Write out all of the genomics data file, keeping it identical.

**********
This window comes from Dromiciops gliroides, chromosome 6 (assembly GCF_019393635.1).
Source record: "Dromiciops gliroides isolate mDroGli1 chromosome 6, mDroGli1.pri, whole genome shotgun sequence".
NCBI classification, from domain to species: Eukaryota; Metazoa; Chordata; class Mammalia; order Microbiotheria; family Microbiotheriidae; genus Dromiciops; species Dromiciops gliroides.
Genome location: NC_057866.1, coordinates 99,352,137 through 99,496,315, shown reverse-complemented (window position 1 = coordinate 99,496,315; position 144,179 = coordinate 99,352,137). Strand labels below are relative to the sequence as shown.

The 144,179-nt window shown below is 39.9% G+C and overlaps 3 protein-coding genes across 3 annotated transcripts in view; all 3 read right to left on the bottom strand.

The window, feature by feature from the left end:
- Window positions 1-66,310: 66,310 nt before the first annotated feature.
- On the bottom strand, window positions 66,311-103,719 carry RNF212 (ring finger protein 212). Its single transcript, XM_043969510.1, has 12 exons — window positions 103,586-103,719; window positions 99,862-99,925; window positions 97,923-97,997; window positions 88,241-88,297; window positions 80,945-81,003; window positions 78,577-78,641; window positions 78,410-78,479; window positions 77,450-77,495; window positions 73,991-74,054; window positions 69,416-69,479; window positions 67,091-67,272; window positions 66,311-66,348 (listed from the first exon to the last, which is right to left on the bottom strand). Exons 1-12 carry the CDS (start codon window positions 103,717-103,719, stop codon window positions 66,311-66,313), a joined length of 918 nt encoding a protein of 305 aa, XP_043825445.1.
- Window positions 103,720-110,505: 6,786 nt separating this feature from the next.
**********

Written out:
This window comes from Dromiciops gliroides, chromosome 6 (assembly GCF_019393635.1).
Source record: "Dromiciops gliroides isolate mDroGli1 chromosome 6, mDroGli1.pri, whole genome shotgun sequence".
NCBI classification, from domain to species: Eukaryota; Metazoa; Chordata; class Mammalia; order Microbiotheria; family Microbiotheriidae; genus Dromiciops; species Dromiciops gliroides.
Genome location: NC_057866.1, coordinates 99,352,137 through 99,496,315, shown reverse-complemented (window position 1 = coordinate 99,496,315; position 144,179 = coordinate 99,352,137). Strand labels below are relative to the sequence as shown.

The 144,179-nt window shown below is 39.9% G+C and overlaps 3 protein-coding genes across 3 annotated transcripts in view; all 3 read right to left on the bottom strand.

The window, feature by feature from the left end:
- Window positions 1-66,310: 66,310 nt before the first annotated feature.
- On the bottom strand, window positions 66,311-103,719 carry RNF212 (ring finger protein 212). Its single transcript, XM_043969510.1, has 12 exons — window positions 103,586-103,719; window positions 99,862-99,925; window positions 97,923-97,997; window positions 88,241-88,297; window positions 80,945-81,003; window positions 78,577-78,641; window positions 78,410-78,479; window positions 77,450-77,495; window positions 73,991-74,054; window positions 69,416-69,479; window positions 67,091-67,272; window positions 66,311-66,348 (listed from the first exon to the last, which is right to left on the bottom strand). Exons 1-12 carry the CDS (start codon window positions 103,717-103,719, stop codon window positions 66,311-66,313), a joined length of 918 nt encoding a protein of 305 aa, XP_043825445.1.
- Window positions 103,720-110,505: 6,786 nt separating this feature from the next.